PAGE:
A notable finding of the current study is the improvement of spatial memory dysfunction in diabetic rats after 4 weeks of moderate-intensity exercise (Fig. 3), with no change in clinical circulatory profiles (Table 2). The lack of effect on clinical variables may be due to the relatively short duration of the exercise regimen since earlier animal studies with longer exercise interventions reported improvement [47, 48]. This exercise regimen could be utilised as a basis in developing new treatment for cerebral complications in type 2 diabetes. In contrast, a previous study demonstrated that long-term exercise intervention (brisk walking, 175 min weekly for 6 months) did not alter cognitive function in patients with type 2 diabetes [49]. Note that this study in humans examined cognitive function, such as executive function and verbal memory, but not spatial memory.

Hippocampal glycogen levels in rats with type 2 diabetes further increased with 4 weeks of exercise (Fig. 4a). We interpret these data as an adaptation by which to enhance lactate production. Although exercise-induced enhancement of hippocampal glycogen levels would be partially due to enhancement of glucose uptake in astrocytes via exercise-mediated GLUT1 upregulation (Fig. 6a), the functional relevance needs to be investigated in depth. Further, in the same experimental animals, muscular and hepatic glycogen levels were unaltered after exercise (Fig. 4b, c). Thus, these findings lead us to postulate that the brain in type 2 diabetes has a higher sensitivity to exercise than do peripheral tissues in terms of glycometabolism.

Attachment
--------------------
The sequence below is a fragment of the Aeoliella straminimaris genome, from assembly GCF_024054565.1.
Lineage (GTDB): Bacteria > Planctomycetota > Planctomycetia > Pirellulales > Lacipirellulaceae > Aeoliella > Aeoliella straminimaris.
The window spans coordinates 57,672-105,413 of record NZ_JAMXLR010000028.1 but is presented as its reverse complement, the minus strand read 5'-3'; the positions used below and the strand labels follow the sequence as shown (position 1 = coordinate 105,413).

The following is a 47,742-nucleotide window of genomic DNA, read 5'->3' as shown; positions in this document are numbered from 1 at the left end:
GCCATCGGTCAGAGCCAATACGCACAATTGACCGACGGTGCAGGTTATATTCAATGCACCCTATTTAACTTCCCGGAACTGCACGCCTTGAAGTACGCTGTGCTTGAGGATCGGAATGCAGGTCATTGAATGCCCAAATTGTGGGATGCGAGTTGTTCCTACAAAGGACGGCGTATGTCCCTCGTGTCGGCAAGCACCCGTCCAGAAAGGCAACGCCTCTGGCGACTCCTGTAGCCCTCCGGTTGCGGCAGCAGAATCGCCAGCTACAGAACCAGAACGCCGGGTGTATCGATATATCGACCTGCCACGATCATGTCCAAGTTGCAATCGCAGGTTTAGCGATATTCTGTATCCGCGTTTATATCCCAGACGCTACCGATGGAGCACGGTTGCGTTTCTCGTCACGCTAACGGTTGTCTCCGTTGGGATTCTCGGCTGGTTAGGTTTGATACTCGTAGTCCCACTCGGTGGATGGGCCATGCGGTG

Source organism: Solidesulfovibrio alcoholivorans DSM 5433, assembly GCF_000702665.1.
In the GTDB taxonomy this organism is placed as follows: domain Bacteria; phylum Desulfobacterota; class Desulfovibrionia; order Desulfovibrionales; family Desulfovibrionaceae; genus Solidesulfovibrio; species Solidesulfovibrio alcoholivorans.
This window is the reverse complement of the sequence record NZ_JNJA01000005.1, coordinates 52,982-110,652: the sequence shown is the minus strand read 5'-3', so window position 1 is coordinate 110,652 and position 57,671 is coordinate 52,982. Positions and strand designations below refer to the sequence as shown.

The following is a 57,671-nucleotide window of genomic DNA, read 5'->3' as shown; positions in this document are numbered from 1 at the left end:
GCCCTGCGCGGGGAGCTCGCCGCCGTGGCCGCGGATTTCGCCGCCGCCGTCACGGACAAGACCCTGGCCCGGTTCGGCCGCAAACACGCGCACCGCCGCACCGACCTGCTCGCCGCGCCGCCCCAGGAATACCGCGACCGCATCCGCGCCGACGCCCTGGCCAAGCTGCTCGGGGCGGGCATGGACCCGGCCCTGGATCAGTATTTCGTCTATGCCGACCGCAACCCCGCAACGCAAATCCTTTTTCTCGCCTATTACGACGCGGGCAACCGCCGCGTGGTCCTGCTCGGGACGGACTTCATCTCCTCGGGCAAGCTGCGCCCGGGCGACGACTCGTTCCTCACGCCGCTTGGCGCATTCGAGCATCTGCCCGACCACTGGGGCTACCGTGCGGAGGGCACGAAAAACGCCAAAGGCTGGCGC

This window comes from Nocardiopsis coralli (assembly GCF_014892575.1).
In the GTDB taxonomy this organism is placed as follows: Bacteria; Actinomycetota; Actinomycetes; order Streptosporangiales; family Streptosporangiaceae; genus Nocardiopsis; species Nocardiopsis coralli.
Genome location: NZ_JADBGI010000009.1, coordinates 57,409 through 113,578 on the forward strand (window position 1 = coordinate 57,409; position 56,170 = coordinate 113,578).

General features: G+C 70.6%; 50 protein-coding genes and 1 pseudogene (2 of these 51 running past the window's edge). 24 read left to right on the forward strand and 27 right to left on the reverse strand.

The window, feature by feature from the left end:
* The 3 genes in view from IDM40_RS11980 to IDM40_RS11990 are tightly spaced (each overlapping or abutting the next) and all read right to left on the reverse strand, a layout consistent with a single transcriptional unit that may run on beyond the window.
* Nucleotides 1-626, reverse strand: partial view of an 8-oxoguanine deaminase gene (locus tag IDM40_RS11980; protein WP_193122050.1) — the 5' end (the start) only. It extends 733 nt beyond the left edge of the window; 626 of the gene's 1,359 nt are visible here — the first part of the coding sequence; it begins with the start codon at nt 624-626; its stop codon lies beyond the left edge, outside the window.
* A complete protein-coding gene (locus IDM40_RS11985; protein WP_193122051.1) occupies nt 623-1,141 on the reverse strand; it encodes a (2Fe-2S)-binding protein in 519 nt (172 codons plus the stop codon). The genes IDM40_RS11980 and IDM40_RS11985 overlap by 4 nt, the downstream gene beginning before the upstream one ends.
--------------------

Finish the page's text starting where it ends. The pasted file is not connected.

Notably, while the expression of MCT1 and MCT4 was unaltered (Fig. 5b, c), the exercise regimen normalised MCT2 levels in the diabetic hippocampus (Fig. 5a). Since an increase in MCT2 expression enhances lactate uptake into neurons [33, 50], it is conceivable that the exercise regimen improved MCT2-mediated lactate uptake in diabetic neurons. While MCT2 expression was restored, hippocampal protein levels related to neuronal glucose uptake (GLUT3) and neuroplasticity (BDNF, TrkB, CREB, GSK-3β) were unaltered in OLETF rats by exercise intervention. Although hippocampal BDNF levels are decreased in type 2 diabetes, as revealed by the current findings and in agreement with other published articles [8], the short duration of the exercise regimen may explain the unaltered levels of BDNF since longer exercise intervention has been shown to improve its levels [51]. Further, we did not observe exercise-induced upregulation of phosphorylated CREB, although lactate was shown to increase phosphorylated CREB in a previous study [13]. These data led us to speculate that the CREB phosphorylation site (Ser-133) may not be related to, or that other phosphorylation sites of CREB may be related to, type-2-diabetes-mediated memory dysfunction, warranting in-depth future studies. Based on our findings, we suggest that enhancing the supply of glycogen-derived lactate to neurons via increase in glycogen levels and MCT2 expression may contribute to exercise-induced improvement of memory dysfunction in type 2 diabetes.

Consistent with other reports [29, 36], we also confirmed that the exercise regimen increases hippocampal glycogen and BDNF levels and, concurrently, enhances spatial memory in control LETO rats. In contrast, the molecular alteration in lactate transporters was only observed in the OLETF rat hippocampus after exercise (Fig. 5a) and not in LETO rats. Thus, the present findings imply that the molecular pathways underlying memory improvement after 4 weeks of moderate exercise are different in control condition and type 2 diabetes. Collectively, exercise has effects on the hippocampus that are specific to type 2 diabetes; this reinforces the notion of profound brain dysregulation in this disease.